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This article in CS

  1. Vol. 22 No. 6, p. 1235-1238
    Received: Feb 8, 1982

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Strain and Within-Season Variability of Various Allelochemics Within A Diverse Group of Cottons1

  1. W. H. White,
  2. J. N. Jenkins,
  3. W. L. Parrott,
  4. J. C. McCarty Jr.2,
  5. D. H. Collum and
  6. P. A. Hedin3



Several secondary plant metabolites are alleged to confer resistance of cotton, Gossypium hirsutum L., to various insects. The effects of these compounds on the insects, variability among cotton strains, and inheritance have been studied by various workers. Research on seasonal variability and on geotype × environment interactions is sparse. These findings prompted our research to determine the effects of within-season environment and cotton strains on allelochemics alleged to be important in repelling the tobacco budworm, Heliothis virescens (F.).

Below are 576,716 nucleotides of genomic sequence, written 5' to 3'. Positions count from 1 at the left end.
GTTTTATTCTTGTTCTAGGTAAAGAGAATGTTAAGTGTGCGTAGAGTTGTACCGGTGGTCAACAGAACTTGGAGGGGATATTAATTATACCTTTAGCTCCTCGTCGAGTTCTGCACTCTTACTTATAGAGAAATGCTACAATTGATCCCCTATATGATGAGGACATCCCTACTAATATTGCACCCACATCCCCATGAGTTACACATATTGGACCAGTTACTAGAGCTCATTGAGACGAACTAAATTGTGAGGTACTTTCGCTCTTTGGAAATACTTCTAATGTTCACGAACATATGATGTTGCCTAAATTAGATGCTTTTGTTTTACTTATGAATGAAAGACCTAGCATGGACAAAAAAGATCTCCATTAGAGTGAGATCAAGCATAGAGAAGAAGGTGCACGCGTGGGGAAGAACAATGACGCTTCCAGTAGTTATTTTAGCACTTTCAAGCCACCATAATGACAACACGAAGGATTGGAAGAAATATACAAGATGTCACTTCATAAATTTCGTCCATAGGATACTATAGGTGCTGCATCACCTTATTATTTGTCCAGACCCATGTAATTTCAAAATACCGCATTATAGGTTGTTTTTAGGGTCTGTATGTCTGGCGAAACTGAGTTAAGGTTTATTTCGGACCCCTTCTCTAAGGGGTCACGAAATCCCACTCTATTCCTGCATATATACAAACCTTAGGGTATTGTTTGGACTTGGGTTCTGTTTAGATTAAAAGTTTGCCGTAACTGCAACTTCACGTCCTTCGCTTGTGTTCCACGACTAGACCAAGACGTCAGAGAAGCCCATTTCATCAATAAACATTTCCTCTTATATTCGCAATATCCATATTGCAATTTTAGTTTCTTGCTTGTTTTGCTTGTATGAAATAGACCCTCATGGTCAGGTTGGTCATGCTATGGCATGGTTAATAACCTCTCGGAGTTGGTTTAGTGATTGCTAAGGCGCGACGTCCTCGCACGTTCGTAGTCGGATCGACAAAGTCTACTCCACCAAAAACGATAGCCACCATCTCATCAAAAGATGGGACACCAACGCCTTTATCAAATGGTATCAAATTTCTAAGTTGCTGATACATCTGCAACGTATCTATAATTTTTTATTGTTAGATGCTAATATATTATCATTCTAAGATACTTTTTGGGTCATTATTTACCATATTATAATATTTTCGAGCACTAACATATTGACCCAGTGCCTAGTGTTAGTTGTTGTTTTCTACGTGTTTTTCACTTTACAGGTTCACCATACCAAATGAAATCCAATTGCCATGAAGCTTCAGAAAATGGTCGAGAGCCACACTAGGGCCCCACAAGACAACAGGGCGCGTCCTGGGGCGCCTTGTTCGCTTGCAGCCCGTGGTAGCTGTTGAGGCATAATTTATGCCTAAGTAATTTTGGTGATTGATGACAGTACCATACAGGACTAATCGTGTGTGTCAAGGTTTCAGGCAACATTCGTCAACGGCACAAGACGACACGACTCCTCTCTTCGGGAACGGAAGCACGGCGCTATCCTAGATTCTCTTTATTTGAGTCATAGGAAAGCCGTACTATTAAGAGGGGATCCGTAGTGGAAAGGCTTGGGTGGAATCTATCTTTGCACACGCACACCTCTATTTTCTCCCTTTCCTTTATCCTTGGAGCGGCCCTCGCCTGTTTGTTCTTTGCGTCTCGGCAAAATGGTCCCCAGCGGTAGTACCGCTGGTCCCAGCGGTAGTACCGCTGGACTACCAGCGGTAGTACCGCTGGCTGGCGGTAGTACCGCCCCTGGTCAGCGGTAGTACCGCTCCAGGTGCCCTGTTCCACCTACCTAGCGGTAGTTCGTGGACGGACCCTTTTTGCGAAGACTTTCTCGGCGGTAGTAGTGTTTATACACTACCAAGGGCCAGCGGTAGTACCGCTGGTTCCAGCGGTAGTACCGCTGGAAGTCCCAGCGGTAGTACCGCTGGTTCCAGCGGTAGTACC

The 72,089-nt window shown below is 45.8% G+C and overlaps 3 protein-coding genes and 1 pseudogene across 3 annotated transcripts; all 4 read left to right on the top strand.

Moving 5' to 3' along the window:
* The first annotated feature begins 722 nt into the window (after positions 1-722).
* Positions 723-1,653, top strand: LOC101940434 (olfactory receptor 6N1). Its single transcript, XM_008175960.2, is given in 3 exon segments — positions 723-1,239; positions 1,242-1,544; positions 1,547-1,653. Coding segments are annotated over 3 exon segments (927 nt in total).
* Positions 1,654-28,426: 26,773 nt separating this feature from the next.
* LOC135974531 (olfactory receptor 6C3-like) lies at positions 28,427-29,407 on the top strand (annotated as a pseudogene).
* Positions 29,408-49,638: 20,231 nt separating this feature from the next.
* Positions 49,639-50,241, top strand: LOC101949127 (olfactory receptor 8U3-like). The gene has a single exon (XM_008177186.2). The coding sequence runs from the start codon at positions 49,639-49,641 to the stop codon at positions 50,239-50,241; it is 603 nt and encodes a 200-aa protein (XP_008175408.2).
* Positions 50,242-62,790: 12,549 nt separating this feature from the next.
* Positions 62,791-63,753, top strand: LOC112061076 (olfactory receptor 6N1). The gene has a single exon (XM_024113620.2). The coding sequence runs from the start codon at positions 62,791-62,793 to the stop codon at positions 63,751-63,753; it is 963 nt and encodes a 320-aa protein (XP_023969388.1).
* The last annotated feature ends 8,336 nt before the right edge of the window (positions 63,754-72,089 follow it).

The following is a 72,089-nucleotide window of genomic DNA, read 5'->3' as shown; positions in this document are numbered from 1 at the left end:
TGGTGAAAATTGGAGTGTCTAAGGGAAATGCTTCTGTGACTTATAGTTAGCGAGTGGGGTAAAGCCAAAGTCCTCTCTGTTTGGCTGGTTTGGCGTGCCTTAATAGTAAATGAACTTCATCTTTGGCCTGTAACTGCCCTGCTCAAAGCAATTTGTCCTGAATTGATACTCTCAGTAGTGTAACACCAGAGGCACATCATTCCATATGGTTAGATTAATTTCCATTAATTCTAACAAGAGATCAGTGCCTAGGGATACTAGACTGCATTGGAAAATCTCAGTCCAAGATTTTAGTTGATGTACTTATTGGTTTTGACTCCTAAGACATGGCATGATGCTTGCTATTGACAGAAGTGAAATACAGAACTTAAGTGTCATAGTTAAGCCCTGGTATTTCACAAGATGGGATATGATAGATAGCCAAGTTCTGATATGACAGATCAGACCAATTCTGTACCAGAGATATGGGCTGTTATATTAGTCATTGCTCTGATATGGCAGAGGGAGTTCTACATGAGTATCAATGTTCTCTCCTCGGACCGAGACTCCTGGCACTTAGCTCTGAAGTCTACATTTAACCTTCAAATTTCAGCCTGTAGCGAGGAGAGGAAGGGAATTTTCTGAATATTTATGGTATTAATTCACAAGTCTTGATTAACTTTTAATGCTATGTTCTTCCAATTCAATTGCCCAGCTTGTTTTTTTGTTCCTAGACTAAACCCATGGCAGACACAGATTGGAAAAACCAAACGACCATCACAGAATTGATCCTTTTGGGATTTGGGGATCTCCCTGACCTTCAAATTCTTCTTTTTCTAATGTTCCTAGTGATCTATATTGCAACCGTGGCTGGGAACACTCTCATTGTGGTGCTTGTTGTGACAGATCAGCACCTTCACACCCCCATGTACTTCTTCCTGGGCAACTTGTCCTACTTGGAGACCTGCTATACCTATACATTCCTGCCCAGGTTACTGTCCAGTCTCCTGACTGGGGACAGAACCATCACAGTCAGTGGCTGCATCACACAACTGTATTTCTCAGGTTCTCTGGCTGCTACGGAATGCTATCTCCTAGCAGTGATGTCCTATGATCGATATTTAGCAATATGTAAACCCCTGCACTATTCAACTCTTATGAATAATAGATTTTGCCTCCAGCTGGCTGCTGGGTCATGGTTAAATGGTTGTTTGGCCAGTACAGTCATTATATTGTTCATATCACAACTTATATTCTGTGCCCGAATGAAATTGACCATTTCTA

Data were recorded on samples collected at 10 dates from 20 cotton strains in replicated field plots. The following allelochemics were quantified: total phenolics, gossypol and its analogs, a flavonoid-anthocyanin mixture, and three tests for condensed tannins (tannin, El,l, and catechin). Significant differences among cotton strains, sample dates, and significant interaction between these main effects were detected. However, the interaction components were small relative to the main effects. These results suggest that differences in the levels of allelochemics are inherited and that genetic effects among cotton strains should be manageable in breeding programs.

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